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Energy crisis takes toll on struggling UK steel firms 

Energy crisis takes toll on struggling steel firms with power prices four times higher than average

Spiralling energy prices have plunged the steel industry deeper into crisis.

Companies are battling to stay afloat as they grapple with power prices four times higher than average.

Firms were previously paying around £50 per megawatt hour – but are now routinely being slapped with bills of £200.

Feeling the heat: Soaring  power prices are making it difficult for companies to make steel profitably during certain hours of the day

The most dramatic spikes have seen prices skyrocket as much as 50 times higher, with quotes of £2,500.

The soaring rates are making it difficult for companies to make steel profitably during certain hours of the day, and they are curbing production.

Fears are rising that this could become more widespread and shake the already-stricken sector, which has seen a succession of companies pushed to the brink over the last few years. 

UK Steel said: ‘Record electricity prices are hobbling the UK’s steel sector and widening the already damaging gulf between prices paid by steelmakers in the UK and those in Europe – an issue UK Steel has been warning about for almost a decade.’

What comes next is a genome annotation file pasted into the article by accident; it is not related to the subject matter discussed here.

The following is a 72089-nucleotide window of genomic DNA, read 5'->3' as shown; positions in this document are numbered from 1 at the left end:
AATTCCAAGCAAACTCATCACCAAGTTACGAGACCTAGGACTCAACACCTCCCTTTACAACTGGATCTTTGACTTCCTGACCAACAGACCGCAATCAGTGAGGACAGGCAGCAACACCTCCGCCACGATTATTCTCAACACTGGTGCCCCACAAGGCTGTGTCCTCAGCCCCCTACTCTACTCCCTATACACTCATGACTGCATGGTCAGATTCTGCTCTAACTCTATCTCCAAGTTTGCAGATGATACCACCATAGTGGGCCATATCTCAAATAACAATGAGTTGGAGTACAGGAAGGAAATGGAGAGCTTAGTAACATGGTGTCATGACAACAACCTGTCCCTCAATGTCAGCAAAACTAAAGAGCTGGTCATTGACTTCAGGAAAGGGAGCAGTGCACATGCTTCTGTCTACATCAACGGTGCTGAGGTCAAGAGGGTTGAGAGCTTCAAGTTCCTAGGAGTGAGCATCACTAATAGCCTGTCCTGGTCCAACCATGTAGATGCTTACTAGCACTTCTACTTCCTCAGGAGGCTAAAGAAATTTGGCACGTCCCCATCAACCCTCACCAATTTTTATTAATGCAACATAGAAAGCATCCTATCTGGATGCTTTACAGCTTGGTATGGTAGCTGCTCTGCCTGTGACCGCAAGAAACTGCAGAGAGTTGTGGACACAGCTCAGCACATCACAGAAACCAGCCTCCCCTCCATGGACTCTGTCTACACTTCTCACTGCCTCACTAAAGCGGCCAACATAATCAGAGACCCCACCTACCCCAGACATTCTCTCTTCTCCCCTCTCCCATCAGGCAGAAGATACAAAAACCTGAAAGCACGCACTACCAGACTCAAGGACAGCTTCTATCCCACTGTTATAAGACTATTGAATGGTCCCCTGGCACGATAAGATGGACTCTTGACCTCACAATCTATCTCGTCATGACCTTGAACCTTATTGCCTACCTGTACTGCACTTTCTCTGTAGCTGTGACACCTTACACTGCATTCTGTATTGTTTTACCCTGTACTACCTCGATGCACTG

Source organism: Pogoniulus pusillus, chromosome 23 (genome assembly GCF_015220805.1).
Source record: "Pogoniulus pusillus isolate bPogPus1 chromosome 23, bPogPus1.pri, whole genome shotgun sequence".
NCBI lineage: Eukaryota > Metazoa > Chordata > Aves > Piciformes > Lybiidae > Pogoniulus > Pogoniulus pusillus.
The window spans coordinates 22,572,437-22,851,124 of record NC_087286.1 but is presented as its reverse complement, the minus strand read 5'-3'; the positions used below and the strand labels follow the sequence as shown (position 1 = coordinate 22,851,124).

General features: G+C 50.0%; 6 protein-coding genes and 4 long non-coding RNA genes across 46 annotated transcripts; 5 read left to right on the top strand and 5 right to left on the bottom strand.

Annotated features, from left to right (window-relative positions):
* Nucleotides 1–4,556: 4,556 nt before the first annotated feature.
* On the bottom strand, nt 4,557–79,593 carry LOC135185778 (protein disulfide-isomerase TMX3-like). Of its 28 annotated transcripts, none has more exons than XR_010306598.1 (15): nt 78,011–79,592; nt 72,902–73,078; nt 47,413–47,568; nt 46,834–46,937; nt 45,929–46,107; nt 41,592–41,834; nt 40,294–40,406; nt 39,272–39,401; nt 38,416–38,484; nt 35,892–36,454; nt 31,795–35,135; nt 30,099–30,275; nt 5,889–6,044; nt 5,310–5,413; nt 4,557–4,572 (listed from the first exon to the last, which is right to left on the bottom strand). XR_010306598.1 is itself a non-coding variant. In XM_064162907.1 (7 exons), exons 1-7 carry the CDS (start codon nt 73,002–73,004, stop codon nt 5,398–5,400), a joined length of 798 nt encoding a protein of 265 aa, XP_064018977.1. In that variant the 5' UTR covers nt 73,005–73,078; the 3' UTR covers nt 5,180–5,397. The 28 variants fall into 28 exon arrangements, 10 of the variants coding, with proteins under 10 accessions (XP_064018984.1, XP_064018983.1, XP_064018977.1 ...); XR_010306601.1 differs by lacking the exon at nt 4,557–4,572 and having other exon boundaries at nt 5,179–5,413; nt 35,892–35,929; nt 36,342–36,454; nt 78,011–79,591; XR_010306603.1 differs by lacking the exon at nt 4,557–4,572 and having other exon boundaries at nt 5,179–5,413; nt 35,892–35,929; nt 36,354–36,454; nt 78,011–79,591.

Alasdair McDiarmid, operations director at the trade union Community, said: ‘The spikes in electricity prices are incredibly concerning and a threat to UK steelworkers.

‘We need urgent action to combat the UK’s sky-high prices.

‘There is currently a huge price inequality when it comes to electricity prices, with the UK paying twice as much for electricity as our EU competitors.

‘This puts us at a major competitive disadvantage as well as being a barrier to delivering the Government’s climate objectives,’ he said.

Another factor that could hit companies that make recycled steel – rather than fresh steel from blast furnaces – is that after months of rising steel and raw materials prices, these have now started to level off and even fall.

Higher energy costs and falling steel prices could be debilitating for these firms.

Matthew Watkins, principal steel analyst at CRU, said: ‘One other moving part of the jigsaw is that steel prices are now falling globally, having been through an incredible run higher over the past year or so.

‘We expect those falls to continue and so that can also increase the threat that steel mills become unprofitable due to high power costs.’


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